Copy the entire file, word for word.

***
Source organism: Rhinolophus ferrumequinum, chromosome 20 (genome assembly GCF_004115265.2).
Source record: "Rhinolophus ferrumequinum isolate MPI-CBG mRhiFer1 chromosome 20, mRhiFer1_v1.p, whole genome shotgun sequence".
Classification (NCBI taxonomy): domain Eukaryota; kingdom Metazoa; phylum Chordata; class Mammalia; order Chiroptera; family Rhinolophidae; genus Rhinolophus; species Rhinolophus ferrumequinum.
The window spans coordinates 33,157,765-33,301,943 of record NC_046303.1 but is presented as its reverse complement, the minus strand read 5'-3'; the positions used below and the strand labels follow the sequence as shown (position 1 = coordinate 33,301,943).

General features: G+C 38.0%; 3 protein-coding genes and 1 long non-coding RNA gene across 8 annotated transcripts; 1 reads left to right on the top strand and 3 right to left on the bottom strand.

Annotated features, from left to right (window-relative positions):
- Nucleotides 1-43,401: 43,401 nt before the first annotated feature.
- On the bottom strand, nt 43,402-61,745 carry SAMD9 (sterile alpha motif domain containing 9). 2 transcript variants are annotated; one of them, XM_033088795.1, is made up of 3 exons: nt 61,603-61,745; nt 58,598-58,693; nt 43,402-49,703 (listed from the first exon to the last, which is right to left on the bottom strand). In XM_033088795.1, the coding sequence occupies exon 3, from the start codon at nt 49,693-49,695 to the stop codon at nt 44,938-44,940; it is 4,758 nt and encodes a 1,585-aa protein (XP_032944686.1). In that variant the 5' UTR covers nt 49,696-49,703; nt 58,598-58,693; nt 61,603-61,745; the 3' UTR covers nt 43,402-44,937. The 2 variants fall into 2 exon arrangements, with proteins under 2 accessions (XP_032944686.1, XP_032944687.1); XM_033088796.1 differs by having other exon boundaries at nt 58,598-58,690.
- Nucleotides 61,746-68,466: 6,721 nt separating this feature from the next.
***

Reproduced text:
Source organism: Rhinolophus ferrumequinum, chromosome 20 (genome assembly GCF_004115265.2).
Source record: "Rhinolophus ferrumequinum isolate MPI-CBG mRhiFer1 chromosome 20, mRhiFer1_v1.p, whole genome shotgun sequence".
Classification (NCBI taxonomy): domain Eukaryota; kingdom Metazoa; phylum Chordata; class Mammalia; order Chiroptera; family Rhinolophidae; genus Rhinolophus; species Rhinolophus ferrumequinum.
The window spans coordinates 33,157,765-33,301,943 of record NC_046303.1 but is presented as its reverse complement, the minus strand read 5'-3'; the positions used below and the strand labels follow the sequence as shown (position 1 = coordinate 33,301,943).

General features: G+C 38.0%; 3 protein-coding genes and 1 long non-coding RNA gene across 8 annotated transcripts; 1 reads left to right on the top strand and 3 right to left on the bottom strand.

Annotated features, from left to right (window-relative positions):
- Nucleotides 1-43,401: 43,401 nt before the first annotated feature.
- On the bottom strand, nt 43,402-61,745 carry SAMD9 (sterile alpha motif domain containing 9). 2 transcript variants are annotated; one of them, XM_033088795.1, is made up of 3 exons: nt 61,603-61,745; nt 58,598-58,693; nt 43,402-49,703 (listed from the first exon to the last, which is right to left on the bottom strand). In XM_033088795.1, the coding sequence occupies exon 3, from the start codon at nt 49,693-49,695 to the stop codon at nt 44,938-44,940; it is 4,758 nt and encodes a 1,585-aa protein (XP_032944686.1). In that variant the 5' UTR covers nt 49,696-49,703; nt 58,598-58,693; nt 61,603-61,745; the 3' UTR covers nt 43,402-44,937. The 2 variants fall into 2 exon arrangements, with proteins under 2 accessions (XP_032944686.1, XP_032944687.1); XM_033088796.1 differs by having other exon boundaries at nt 58,598-58,690.
- Nucleotides 61,746-68,466: 6,721 nt separating this feature from the next.